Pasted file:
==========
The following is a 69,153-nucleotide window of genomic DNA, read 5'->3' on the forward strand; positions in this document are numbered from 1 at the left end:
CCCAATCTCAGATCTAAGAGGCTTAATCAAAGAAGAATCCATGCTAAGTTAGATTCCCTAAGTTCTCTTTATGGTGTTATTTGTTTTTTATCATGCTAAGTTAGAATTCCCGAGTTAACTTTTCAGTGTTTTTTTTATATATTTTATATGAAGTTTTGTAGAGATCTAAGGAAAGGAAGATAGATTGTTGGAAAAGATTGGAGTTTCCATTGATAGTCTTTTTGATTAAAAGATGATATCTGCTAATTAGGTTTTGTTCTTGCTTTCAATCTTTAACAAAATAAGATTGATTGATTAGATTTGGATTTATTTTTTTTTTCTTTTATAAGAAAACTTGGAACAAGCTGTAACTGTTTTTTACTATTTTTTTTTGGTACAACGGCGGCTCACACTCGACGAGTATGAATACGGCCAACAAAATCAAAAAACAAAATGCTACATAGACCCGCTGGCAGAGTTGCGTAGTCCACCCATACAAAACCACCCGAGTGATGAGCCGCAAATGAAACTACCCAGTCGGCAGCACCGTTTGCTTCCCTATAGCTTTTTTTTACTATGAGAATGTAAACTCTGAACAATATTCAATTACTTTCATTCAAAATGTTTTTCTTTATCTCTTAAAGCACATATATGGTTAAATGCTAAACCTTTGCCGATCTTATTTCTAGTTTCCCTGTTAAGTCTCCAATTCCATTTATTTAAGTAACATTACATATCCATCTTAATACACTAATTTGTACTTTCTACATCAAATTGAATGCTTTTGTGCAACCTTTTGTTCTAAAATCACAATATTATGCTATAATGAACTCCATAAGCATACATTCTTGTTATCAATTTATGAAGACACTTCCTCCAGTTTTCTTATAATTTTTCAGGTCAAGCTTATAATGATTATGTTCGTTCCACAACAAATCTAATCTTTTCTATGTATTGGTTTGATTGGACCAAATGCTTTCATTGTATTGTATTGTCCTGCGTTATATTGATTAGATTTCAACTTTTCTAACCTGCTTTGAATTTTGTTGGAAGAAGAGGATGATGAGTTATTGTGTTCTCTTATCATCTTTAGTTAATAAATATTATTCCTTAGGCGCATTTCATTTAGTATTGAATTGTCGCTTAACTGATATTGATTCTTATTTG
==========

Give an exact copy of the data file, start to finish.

The following is a 69,153-nucleotide window of genomic DNA, read 5'->3' on the forward strand; positions in this document are numbered from 1 at the left end:
CCCAATCTCAGATCTAAGAGGCTTAATCAAAGAAGAATCCATGCTAAGTTAGATTCCCTAAGTTCTCTTTATGGTGTTATTTGTTTTTTATCATGCTAAGTTAGAATTCCCGAGTTAACTTTTCAGTGTTTTTTTTATATATTTTATATGAAGTTTTGTAGAGATCTAAGGAAAGGAAGATAGATTGTTGGAAAAGATTGGAGTTTCCATTGATAGTCTTTTTGATTAAAAGATGATATCTGCTAATTAGGTTTTGTTCTTGCTTTCAATCTTTAACAAAATAAGATTGATTGATTAGATTTGGATTTATTTTTTTTTTCTTTTATAAGAAAACTTGGAACAAGCTGTAACTGTTTTTTACTATTTTTTTTTGGTACAACGGCGGCTCACACTCGACGAGTATGAATACGGCCAACAAAATCAAAAAACAAAATGCTACATAGACCCGCTGGCAGAGTTGCGTAGTCCACCCATACAAAACCACCCGAGTGATGAGCCGCAAATGAAACTACCCAGTCGGCAGCACCGTTTGCTTCCCTATAGCTTTTTTTTACTATGAGAATGTAAACTCTGAACAATATTCAATTACTTTCATTCAAAATGTTTTTCTTTATCTCTTAAAGCACATATATGGTTAAATGCTAAACCTTTGCCGATCTTATTTCTAGTTTCCCTGTTAAGTCTCCAATTCCATTTATTTAAGTAACATTACATATCCATCTTAATACACTAATTTGTACTTTCTACATCAAATTGAATGCTTTTGTGCAACCTTTTGTTCTAAAATCACAATATTATGCTATAATGAACTCCATAAGCATACATTCTTGTTATCAATTTATGAAGACACTTCCTCCAGTTTTCTTATAATTTTTCAGGTCAAGCTTATAATGATTATGTTCGTTCCACAACAAATCTAATCTTTTCTATGTATTGGTTTGATTGGACCAAATGCTTTCATTGTATTGTATTGTCCTGCGTTATATTGATTAGATTTCAACTTTTCTAACCTGCTTTGAATTTTGTTGGAAGAAGAGGATGATGAGTTATTGTGTTCTCTTATCATCTTTAGTTAATAAATATTATTCCTTAGGCGCATTTCATTTAGTATTGAATTGTCGCTTAACTGATATTGATTCTTATTTG